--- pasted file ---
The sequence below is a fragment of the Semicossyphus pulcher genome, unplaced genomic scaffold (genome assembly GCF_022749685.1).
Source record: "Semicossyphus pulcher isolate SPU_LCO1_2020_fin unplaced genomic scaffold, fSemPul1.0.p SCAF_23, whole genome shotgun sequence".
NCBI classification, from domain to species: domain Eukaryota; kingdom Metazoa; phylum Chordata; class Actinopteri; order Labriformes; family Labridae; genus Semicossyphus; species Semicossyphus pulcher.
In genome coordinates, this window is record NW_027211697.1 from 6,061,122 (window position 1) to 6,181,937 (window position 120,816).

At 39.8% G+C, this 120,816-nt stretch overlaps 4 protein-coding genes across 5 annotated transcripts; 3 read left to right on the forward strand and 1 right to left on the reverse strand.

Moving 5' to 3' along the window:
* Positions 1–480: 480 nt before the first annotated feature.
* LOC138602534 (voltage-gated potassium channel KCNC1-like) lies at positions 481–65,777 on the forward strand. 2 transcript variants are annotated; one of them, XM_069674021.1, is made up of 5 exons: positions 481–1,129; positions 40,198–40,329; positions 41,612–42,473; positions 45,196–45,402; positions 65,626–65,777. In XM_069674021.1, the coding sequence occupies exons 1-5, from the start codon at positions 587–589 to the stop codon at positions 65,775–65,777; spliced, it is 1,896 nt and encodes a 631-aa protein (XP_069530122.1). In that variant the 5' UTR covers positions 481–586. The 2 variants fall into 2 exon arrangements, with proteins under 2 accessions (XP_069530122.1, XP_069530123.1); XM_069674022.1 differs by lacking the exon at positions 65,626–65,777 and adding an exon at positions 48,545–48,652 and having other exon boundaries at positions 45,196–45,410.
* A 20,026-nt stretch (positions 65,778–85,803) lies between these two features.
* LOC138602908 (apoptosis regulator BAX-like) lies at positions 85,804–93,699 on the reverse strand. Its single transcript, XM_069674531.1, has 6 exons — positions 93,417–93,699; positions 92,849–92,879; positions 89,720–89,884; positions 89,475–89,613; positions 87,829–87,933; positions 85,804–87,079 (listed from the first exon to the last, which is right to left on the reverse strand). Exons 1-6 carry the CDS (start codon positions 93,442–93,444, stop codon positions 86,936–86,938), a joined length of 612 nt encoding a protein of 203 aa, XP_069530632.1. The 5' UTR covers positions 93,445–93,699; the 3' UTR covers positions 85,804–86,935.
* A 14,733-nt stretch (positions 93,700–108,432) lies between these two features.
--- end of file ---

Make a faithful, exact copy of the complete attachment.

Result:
The sequence below is a fragment of the Semicossyphus pulcher genome, unplaced genomic scaffold (genome assembly GCF_022749685.1).
Source record: "Semicossyphus pulcher isolate SPU_LCO1_2020_fin unplaced genomic scaffold, fSemPul1.0.p SCAF_23, whole genome shotgun sequence".
NCBI classification, from domain to species: domain Eukaryota; kingdom Metazoa; phylum Chordata; class Actinopteri; order Labriformes; family Labridae; genus Semicossyphus; species Semicossyphus pulcher.
In genome coordinates, this window is record NW_027211697.1 from 6,061,122 (window position 1) to 6,181,937 (window position 120,816).

At 39.8% G+C, this 120,816-nt stretch overlaps 4 protein-coding genes across 5 annotated transcripts; 3 read left to right on the forward strand and 1 right to left on the reverse strand.

Moving 5' to 3' along the window:
* Positions 1–480: 480 nt before the first annotated feature.
* LOC138602534 (voltage-gated potassium channel KCNC1-like) lies at positions 481–65,777 on the forward strand. 2 transcript variants are annotated; one of them, XM_069674021.1, is made up of 5 exons: positions 481–1,129; positions 40,198–40,329; positions 41,612–42,473; positions 45,196–45,402; positions 65,626–65,777. In XM_069674021.1, the coding sequence occupies exons 1-5, from the start codon at positions 587–589 to the stop codon at positions 65,775–65,777; spliced, it is 1,896 nt and encodes a 631-aa protein (XP_069530122.1). In that variant the 5' UTR covers positions 481–586. The 2 variants fall into 2 exon arrangements, with proteins under 2 accessions (XP_069530122.1, XP_069530123.1); XM_069674022.1 differs by lacking the exon at positions 65,626–65,777 and adding an exon at positions 48,545–48,652 and having other exon boundaries at positions 45,196–45,410.
* A 20,026-nt stretch (positions 65,778–85,803) lies between these two features.
* LOC138602908 (apoptosis regulator BAX-like) lies at positions 85,804–93,699 on the reverse strand. Its single transcript, XM_069674531.1, has 6 exons — positions 93,417–93,699; positions 92,849–92,879; positions 89,720–89,884; positions 89,475–89,613; positions 87,829–87,933; positions 85,804–87,079 (listed from the first exon to the last, which is right to left on the reverse strand). Exons 1-6 carry the CDS (start codon positions 93,442–93,444, stop codon positions 86,936–86,938), a joined length of 612 nt encoding a protein of 203 aa, XP_069530632.1. The 5' UTR covers positions 93,445–93,699; the 3' UTR covers positions 85,804–86,935.
* A 14,733-nt stretch (positions 93,700–108,432) lies between these two features.